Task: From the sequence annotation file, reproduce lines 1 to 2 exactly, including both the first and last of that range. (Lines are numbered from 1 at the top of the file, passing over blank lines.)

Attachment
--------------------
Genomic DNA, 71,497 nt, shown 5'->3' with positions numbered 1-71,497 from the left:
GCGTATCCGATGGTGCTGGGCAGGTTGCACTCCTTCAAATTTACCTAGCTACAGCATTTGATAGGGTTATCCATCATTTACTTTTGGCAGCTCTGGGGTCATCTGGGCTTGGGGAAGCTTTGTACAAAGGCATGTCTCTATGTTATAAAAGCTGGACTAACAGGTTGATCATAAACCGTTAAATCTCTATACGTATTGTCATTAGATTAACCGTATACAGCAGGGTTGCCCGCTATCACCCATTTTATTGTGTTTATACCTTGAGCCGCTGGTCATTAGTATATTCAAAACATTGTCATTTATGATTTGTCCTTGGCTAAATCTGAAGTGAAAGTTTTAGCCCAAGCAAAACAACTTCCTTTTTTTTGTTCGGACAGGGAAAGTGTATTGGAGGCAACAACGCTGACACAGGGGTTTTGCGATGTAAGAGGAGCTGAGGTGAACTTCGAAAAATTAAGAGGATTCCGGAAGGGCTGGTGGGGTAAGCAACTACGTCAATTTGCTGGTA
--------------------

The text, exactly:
Genomic DNA, 71,497 nt, shown 5'->3' with positions numbered 1-71,497 from the left:
GCGTATCCGATGGTGCTGGGCAGGTTGCACTCCTTCAAATTTACCTAGCTACAGCATTTGATAGGGTTATCCATCATTTACTTTTGGCAGCTCTGGGGTCATCTGGGCTTGGGGAAGCTTTGTACAAAGGCATGTCTCTATGTTATAAAAGCTGGACTAACAGGTTGATCATAAACCGTTAAATCTCTATACGTATTGTCATTAGATTAACCGTATACAGCAGGGTTGCCCGCTATCACCCATTTTATTGTGTTTATACCTTGAGCCGCTGGTCATTAGTATATTCAAAACATTGTCATTTATGATTTGTCCTTGGCTAAATCTGAAGTGAAAGTTTTAGCCCAAGCAAAACAACTTCCTTTTTTTTGTTCGGACAGGGAAAGTGTATTGGAGGCAACAACGCTGACACAGGGGTTTTGCGATGTAAGAGGAGCTGAGGTGAACTTCGAAAAATTAAGAGGATTCCGGAAGGGCTGGTGGGGTAAGCAACTACGTCAATTTGCTGGTA